I suppose I deserve it. I was too selfish when I found out that he first got his stroke to provide him with the proper help. Now, I am paying for it.

Some people who read my Facebook may realize that I was severely hurt tonight. I think it’s the last time I will let myself get hurt like that. But I think it’s either my father’s curse (if you want to call it that), karma, or something that I’ve done returning to me. But I think it’s okay because I can move on.

I can move on in terms of accepting the fate of dying alone. I guess it’s the only righteous thing that I deserve. My ending will not be that of a fairy tale type. Instead, I will die quietly, alone, without mourning. I don’t mind. I don’t want people to mourn me. My life for the most part has been insignificant and I lacked something whether it was destiny, courage, size, looks, luck, etc. to go beyond my capabilities. My problem has been that I always aspired beyond the attributes given to me. I was not humble enough to accept the things granted to me and thus I took life for granted.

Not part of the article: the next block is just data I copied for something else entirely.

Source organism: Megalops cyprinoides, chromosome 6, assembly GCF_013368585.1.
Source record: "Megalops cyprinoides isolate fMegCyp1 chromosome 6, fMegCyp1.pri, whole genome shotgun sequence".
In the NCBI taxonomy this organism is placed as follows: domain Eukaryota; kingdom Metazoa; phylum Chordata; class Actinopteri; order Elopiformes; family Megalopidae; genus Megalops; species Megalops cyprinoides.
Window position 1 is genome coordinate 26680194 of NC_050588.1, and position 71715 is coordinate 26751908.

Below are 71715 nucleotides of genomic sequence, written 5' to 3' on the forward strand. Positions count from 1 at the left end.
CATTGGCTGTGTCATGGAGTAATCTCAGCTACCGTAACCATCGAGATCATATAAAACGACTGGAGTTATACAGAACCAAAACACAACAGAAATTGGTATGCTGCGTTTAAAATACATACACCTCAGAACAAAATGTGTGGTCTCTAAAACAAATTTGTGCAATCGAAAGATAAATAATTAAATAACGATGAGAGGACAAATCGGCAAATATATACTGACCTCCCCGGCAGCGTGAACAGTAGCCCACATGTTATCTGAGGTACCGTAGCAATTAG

Tomorrow I fly out of Tokyo. In my recent fantasy novel, I had forgone writing a beginning that leads to my character entering into a fantasy world (similar to Thomas Covenant in Stephen R Donaldson’s White Gold series). The reason why is because I already knew the beginning but did not want to say it directly. Whenever I write something, it becomes true. So, I had waited until tonight to declare the beginning.

Near the beginning of my story, my character is about to leave Japan when the airplane receives some engine trouble. So it plummets to the earth and supposedly all the passengers die. However, I wake up in a strange world and am captured by orcs and tortured.

Originally, I did not want to write that part because I was worried that something good would’ve happened while I was in Japan (i.e. finding a girlfriend). But since that did not happen, I feel free to declare that as how my character entered the fantasy world. The thing was that my character left Japan as a result of being extremely sad and cursed the world for causing him grief. In turn, he enters a world that is able to accept him and where his existence has the potential to make a true difference and have meaning.

Some may call my writing a sob story that stinks of self pity. I call it therapy because I prefer writing something that helps me attempt to deal with my life. This story isn’t for other people, just myself.